PDAC kicks off in Toronto with focus on shifting tides in the mineral industry
The Prospectors and Developers Association of Canada (PDAC) released its annual update, Mineral Finance 2023: Shifting tides within the mineral industry on March 1. The report outlines how the rapidly changing economic landscape translated to metal prices, the availability of capital for the mineral sector and the pace of exploration expenditure in Canada and around the world.
“Accessing equity or debt capital was much more challenging for mineral exploration and mining companies in 2022, and this could foretell a slowdown in exploration activity this year both within Canada and abroad,” said Alex Christopher, PDAC President.
In a release announcing the publication of the update, PDAC wrote that inflation was central to both markets and Main Street in 2022, reaching the highest rates seen in decades. To combat this inflationary wave, central banks around the world increased interest rates, sparking concerns that a global recession is on the horizon and leading GDP growth projections downward over the course of the year.
“While Canadian markets were not immune, they were better shielded from a weakening investment market as the pace of mineral industry financings in Canada remained well above other marketplaces in 2022. Notably, the amount of money raised for the sector outside of Canada halved last year. Our highly evolved mineral financing ecosystem’s ability to connect investors to the mineral industry and the effect of targeted exploration incentives provides Canada with an inherent advantage. Because of these factors, Canada’s share reached nearly 30 percent of all equity raised for the sector last year, up from the decade average of approximately 21 percent,” PDAC wrote.
“Canada’s leadership as both a top destination to explore for minerals and in generating new capital investment should not be understated. That said, we must continue to identify new ways to connect companies with capital, boost our competitiveness and ensure that industry has the access to the land, people and capital needed to drive our transition towards a low-carbon future,” added Christopher.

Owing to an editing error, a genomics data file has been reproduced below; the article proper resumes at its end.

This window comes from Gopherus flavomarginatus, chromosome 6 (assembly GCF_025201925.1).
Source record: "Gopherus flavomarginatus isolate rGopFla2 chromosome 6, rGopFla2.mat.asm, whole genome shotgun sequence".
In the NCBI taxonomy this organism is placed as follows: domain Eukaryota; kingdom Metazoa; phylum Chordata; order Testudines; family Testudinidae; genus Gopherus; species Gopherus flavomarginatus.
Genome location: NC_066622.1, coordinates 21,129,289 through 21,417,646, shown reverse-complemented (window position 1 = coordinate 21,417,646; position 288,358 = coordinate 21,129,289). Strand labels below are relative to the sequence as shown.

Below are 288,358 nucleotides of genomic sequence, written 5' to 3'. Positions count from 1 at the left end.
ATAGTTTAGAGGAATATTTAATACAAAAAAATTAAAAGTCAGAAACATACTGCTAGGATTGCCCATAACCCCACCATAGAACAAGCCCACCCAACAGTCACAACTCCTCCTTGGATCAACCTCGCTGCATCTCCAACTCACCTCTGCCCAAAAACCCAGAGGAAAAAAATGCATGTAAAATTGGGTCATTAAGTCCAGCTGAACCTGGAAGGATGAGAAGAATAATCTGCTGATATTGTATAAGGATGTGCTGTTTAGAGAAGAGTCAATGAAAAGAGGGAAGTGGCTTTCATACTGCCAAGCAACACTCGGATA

The report outlines price trajectory for a suite of battery metals and highlights how a forecasted shift in demand is influencing lithium, nickel and cobalt prices. With a more than ten-fold increase in 2022, lithium could remain front and center for many investors and mineral explorers in 2023.
“Increasing demand for battery metals and the potential for Canada to play a primary role in sustainably sourcing these materials underlines why we have asked for new investments and incentives for mineral explorers. We are keen to see the new 30 percent Critical Mineral Exploration Tax Credit have an impact on Canadian over the coming years,” Christopher added.
The PDAC Conference opened on Sunday, March 5 with an opening ceremony in which Julie Dabrusin, Canada’s parliamentary secretary to the federal minister of natural resources, highlighted how the commitment of 120 countries, including Canada, to decarbonize has put the spotlight on mining.
“The transition to net zero has become the competitive race between the world’s largest economies, which is why the clean energy shift represents a generational economic opportunity for Canadian miners and explorers,” she said.
This is the first year since 2020 that the PDAC convention is being held live and in its regular March slot. With about 25,000 expected to attened.
Photo by Emma Salditt